The motor is an INDUCTIVE LOAD.

Due to Faraday's Law of Induction stating that a time varying/changing current creates a magnetic field with a magnitude directly proportional to the change in the current through the conductor over time and ( as much symmetry exists in physics) a changing magnetic field creates an electric field (a voltage difference) surrounding the conductor that manifests as an opposition to the change in current that created the magnetic field. This is due to Lenz's Law which complete Faraday's Formula for electromagnetic Induction where an electro-motive-force is created equal to the rate of change in the magnetic field over time (which was cause by the change in the flow of current.

Faraday's Law: back-EMF = (-1)dB/dtN where back-EMF is the voltage potential opposite the current flow creating the resistance to change, "-1" is Lenz's Law, "dB" is the change in magnetic flux, and "dT" is the time period over which the change is is measured, and N is how many coils of wire are within the changing electric field.

Your motor is inductive due to the many coils of wire. When it starts up it slowly gains speed instead of instantly being at top speed because of Lenz's law making the back-EMF resist the change in current flow until the current flow is no longer changing and at its maximum. There is now energy stored in the corresponding magnetic field. When you turn off the motor it will still spin and now instead of consuming power it is generating power. The original back EMF flowed toward the supply but now as the motor slows down the inductance will resist the change in current and will force a current to flow forward and into the transistors collector.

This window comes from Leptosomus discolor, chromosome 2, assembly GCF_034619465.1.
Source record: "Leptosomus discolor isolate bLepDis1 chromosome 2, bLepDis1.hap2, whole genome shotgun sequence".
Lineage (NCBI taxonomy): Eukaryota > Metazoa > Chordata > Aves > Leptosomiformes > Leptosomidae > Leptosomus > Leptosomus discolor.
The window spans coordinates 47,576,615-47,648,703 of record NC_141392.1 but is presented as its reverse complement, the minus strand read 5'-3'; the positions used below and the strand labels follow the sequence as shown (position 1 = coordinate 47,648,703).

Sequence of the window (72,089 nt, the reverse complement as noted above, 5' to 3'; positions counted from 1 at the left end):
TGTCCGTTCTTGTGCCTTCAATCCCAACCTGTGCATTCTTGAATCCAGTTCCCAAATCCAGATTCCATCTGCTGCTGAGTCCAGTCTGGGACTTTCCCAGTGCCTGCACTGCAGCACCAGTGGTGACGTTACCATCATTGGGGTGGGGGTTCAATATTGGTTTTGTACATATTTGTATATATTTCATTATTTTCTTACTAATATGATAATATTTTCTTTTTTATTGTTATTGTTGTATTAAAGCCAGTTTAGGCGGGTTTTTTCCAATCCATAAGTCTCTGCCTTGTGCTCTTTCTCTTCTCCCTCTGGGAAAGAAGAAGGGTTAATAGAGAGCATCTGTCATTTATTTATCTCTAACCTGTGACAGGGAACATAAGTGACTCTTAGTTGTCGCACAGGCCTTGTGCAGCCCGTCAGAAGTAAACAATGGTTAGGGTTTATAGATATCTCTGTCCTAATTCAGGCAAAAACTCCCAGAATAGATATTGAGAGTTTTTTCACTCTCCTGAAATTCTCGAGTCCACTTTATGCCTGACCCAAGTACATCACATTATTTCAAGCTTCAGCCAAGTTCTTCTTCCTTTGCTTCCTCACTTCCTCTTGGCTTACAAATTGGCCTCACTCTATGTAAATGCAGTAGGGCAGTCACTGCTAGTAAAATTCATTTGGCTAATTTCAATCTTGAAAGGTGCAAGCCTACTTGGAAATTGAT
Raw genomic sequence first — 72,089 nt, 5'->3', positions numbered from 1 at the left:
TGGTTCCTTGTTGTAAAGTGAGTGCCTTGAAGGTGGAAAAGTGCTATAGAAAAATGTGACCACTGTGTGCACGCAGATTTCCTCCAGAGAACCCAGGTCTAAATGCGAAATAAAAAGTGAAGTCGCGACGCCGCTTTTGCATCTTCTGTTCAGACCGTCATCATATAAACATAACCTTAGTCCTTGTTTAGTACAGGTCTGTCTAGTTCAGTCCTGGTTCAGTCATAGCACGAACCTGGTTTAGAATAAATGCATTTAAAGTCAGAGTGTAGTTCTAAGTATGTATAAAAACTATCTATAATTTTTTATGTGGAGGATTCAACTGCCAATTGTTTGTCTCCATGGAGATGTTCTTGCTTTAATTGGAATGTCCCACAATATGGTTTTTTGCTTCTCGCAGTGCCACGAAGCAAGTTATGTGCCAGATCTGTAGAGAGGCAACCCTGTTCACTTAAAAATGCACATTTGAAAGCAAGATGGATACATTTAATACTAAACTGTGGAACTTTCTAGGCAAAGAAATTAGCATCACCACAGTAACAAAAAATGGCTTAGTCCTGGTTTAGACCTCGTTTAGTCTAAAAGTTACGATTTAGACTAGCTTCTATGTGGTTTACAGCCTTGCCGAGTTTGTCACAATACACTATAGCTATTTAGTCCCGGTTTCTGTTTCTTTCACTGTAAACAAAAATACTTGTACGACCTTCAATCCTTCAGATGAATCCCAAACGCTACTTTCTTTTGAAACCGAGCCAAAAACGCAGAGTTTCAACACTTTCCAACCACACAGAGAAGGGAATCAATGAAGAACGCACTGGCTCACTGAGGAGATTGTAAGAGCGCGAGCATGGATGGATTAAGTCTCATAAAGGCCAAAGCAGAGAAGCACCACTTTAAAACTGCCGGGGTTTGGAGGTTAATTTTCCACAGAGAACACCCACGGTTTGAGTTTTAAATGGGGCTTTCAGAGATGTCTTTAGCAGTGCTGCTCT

Since current is the flow of electrons the electrons must come from somewhere. Your transistor connects the motor to GROUND where it was sourcing electrons initially. The electrons "moved" by the electro-motive force induced by the collapsing magnetic field would bunch up at the transistor collector without the diode and would have to be sourced from your Power Supply which wont like that. With a diode giving a return path for that EMF it will dissipate through the diode and motor after a couple loops through it.

So, the fly back diode allows a path for the electrons to flow around the motor and not into the power supply or the transistor (causing potential damage), created by self induction in the motors windings when turned off and caused by the sudden change in current to zero.

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    \$\begingroup\$ The changing field doesn't create electrons. It causes the existing electrons to move. \$\endgroup\$ – JRE Nov 24 '18 at 15:15
  • \$\begingroup\$ @JRE Did you edit the post, I don't know why I would have said that Faraday's Law of Induction "creates" electrons. It does creat and electrics field which is difference in voltage potential between to points and if those two points lie on a continuous path of conductive material then a current is formed. But ya, Electrons are never created or destroyed due to conservation of energy (I know that electrons can be, for very small amounts of time, turned into its subatomic constituents in a particle accelerator or super nova, so I mean electrons follow the conservation of energy with an asterisk \$\endgroup\$ – Danny Sebahar Nov 25 '18 at 9:16
  • \$\begingroup\$ I edit it, but didn't change the part about electrons being created. I noticed it while editing. You can view the changes, and you will see that I didn't change that. I changed capitalization and some apostrphes. \$\endgroup\$ – JRE Nov 25 '18 at 9:38